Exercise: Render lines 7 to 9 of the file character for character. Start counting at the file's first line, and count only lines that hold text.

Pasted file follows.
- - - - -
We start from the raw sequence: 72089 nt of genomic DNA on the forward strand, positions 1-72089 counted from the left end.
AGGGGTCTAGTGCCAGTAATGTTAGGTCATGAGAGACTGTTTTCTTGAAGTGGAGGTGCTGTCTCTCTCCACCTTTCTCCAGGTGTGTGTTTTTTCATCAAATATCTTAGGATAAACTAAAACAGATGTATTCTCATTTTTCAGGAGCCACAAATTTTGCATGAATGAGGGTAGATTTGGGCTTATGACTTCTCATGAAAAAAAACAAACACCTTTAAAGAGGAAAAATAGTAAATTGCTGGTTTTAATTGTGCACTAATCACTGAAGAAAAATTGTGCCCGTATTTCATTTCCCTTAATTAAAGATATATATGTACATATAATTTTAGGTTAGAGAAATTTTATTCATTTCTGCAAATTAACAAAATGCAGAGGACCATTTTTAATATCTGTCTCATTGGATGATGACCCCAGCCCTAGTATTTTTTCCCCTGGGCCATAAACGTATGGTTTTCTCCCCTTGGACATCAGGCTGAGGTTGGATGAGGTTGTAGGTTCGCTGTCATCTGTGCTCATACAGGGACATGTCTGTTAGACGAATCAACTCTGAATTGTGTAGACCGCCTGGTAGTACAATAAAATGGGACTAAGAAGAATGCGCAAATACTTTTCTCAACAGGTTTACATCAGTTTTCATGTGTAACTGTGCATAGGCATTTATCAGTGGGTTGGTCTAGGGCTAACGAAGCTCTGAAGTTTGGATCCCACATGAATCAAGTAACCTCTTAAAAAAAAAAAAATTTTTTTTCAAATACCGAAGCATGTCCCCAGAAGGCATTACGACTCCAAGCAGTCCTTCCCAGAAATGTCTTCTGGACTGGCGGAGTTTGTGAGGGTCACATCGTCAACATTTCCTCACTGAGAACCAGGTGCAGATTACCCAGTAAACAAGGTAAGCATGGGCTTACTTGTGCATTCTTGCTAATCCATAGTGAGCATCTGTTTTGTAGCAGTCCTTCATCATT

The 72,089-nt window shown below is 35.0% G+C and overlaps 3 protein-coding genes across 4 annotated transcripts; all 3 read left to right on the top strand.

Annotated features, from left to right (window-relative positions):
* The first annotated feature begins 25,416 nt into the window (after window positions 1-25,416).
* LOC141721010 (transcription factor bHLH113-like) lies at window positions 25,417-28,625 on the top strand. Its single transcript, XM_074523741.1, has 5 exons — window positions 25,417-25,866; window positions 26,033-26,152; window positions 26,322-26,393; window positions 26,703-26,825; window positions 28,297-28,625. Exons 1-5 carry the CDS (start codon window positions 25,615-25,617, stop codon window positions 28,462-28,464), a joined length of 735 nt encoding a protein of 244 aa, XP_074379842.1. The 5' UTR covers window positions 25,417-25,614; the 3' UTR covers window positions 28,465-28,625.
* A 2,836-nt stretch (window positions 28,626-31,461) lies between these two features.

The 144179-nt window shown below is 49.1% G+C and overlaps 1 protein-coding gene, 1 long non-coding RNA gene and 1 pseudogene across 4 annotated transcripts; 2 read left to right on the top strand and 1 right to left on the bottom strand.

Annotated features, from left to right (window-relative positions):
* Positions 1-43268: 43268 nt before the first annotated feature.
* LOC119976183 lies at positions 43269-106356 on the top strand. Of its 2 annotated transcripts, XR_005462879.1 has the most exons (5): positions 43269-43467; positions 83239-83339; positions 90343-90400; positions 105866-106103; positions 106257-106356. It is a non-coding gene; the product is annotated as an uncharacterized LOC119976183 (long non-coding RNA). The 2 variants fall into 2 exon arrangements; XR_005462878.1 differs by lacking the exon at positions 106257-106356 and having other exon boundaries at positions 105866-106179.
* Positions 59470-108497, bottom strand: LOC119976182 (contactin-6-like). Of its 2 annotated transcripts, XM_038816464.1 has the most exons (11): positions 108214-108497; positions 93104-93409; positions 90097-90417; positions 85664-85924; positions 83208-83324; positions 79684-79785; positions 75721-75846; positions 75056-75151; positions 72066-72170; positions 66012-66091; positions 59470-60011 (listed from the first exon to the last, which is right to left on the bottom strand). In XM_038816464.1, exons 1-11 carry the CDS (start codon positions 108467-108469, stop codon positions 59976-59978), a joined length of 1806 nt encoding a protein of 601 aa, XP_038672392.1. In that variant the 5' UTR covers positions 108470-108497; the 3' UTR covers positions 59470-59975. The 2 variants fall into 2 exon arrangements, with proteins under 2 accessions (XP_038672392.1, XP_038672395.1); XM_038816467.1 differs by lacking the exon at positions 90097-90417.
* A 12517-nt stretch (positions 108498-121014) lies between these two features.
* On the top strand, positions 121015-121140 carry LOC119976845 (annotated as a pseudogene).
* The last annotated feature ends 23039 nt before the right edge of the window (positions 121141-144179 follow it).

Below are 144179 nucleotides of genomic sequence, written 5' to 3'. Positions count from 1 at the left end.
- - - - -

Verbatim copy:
* A 2,836-nt stretch (window positions 28,626-31,461) lies between these two features.

The 144179-nt window shown below is 49.1% G+C and overlaps 1 protein-coding gene, 1 long non-coding RNA gene and 1 pseudogene across 4 annotated transcripts; 2 read left to right on the top strand and 1 right to left on the bottom strand.

Annotated features, from left to right (window-relative positions):